frameworks for component based client server computing scott m lewandowski l.
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Frameworks for Component Based Client/Server Computing -Scott M. Lewandowski. Presented by : Manish Mehta Tulika Rathi Sucharita Simhadri Anupama Vasanth. What is in this paper?. Introduction to Client/Server computing

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Frameworks for Component Based Client/Server Computing -Scott M. Lewandowski

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frameworks for component based client server computing scott m lewandowski
Frameworks for Component Based Client/Server Computing-Scott M. Lewandowski

Presented by:

Manish Mehta

Tulika Rathi

Sucharita Simhadri

Anupama Vasanth

what is in this paper
What is in this paper?
  • Introduction to Client/Server computing
  • Introduction to component technologies -- CORBA and DCOM (JavaBeans is not discussed)
  • Frameworks for Client/Server computing using distributed objects.
what is client server computing
What is Client/Server computing?
  • Two logical parts

-Server: that provides service(s).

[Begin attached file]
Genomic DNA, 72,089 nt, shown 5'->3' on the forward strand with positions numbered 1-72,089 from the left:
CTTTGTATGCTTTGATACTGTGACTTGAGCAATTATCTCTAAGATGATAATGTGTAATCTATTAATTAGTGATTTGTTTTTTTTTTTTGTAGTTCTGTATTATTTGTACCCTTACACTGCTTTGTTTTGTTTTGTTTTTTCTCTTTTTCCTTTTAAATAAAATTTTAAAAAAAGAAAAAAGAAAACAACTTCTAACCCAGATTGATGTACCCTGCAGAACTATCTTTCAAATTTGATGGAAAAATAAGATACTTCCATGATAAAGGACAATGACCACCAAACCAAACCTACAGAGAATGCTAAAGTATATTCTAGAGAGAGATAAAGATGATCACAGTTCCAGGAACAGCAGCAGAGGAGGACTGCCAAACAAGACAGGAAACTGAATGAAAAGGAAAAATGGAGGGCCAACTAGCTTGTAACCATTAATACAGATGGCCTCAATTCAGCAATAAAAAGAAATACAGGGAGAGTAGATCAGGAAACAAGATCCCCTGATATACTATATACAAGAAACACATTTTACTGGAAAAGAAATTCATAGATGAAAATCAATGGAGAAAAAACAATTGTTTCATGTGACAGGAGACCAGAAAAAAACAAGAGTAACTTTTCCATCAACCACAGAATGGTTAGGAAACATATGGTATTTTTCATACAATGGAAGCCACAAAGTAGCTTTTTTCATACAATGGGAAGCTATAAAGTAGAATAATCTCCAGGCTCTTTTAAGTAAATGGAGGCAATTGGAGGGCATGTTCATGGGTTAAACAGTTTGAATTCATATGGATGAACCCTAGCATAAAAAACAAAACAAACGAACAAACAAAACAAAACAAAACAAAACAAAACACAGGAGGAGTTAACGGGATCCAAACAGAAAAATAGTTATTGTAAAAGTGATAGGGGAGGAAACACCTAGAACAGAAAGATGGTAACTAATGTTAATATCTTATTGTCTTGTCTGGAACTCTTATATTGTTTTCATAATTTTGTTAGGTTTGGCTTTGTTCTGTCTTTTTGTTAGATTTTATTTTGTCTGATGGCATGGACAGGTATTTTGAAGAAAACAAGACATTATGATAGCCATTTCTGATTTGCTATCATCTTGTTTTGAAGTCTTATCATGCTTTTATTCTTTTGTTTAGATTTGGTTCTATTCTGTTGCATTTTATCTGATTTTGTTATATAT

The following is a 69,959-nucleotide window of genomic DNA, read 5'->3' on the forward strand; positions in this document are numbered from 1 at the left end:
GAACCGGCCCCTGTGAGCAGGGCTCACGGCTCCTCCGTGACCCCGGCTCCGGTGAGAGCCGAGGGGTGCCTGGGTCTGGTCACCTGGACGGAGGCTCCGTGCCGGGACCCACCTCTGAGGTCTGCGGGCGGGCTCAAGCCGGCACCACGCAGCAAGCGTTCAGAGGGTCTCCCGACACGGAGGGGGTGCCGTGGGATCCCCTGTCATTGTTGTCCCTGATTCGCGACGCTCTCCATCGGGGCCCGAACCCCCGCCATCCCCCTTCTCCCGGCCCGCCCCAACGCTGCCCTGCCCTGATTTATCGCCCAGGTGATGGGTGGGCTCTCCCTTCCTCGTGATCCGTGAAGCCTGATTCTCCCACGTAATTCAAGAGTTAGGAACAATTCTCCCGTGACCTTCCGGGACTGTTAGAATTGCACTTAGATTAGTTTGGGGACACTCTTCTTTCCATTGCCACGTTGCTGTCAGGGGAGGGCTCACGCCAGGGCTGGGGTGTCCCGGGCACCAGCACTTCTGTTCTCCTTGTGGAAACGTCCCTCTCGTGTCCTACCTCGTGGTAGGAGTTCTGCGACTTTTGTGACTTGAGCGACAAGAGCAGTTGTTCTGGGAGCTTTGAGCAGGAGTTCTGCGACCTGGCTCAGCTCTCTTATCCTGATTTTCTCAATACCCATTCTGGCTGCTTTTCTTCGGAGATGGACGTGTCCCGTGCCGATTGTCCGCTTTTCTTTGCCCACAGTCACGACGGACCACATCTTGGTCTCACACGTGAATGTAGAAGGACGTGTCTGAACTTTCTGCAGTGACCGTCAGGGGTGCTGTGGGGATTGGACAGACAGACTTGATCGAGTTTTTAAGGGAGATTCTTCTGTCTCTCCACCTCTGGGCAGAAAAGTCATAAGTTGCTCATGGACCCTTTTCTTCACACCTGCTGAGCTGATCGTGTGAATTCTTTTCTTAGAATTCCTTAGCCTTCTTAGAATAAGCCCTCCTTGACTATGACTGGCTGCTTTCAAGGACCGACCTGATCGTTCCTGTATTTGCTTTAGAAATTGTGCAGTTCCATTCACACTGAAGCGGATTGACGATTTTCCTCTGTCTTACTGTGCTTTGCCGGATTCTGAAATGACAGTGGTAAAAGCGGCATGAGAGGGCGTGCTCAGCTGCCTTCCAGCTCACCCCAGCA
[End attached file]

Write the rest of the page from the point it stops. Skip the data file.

-Client : that requests services of the server.

Both client and server together form a complete computing system with a distinct division of responsibilities.

  • Traditional servers were passive.
  • Recent research shows some systems fulfilling the theoretical organization of Client/Server in which servers can be active.
  • Can divide the task in subtasks and delegate each subtask to other servers.
why is client server so popular
Why is Client/Server so popular?
  • Client/Server computing has gained popularity in recent years due to proliferation of low-cost hardware.
  • Monolithic applications fail when the number of users accessing a system grows too high or when too many features are integrated into a single system.
  • Most of the clients have a modern Graphical User Interface(GUI)
  • GUI is usually provided with the help of operating system to maintain consistency across multiple applications.(“Swing” is different)
fat v s thin client server
Fat v/s Thin -- client/server
  • A part of the system with disproportionate(more) amount of functionality is “FAT”.
  • A portion of a system with less responsibilities delegated to it is “THIN”.

FAT Servers

for example: Web Servers

FAT Clients

for example: Most Database Systems

n tier systems
N-tier Systems
  • The canonical C/S model assumes exactly two discrete participants i.e “Two-tier” system.
  • It is also possible to have the application logic reside separately from the user interface and data, turning the system into “N-tier” system.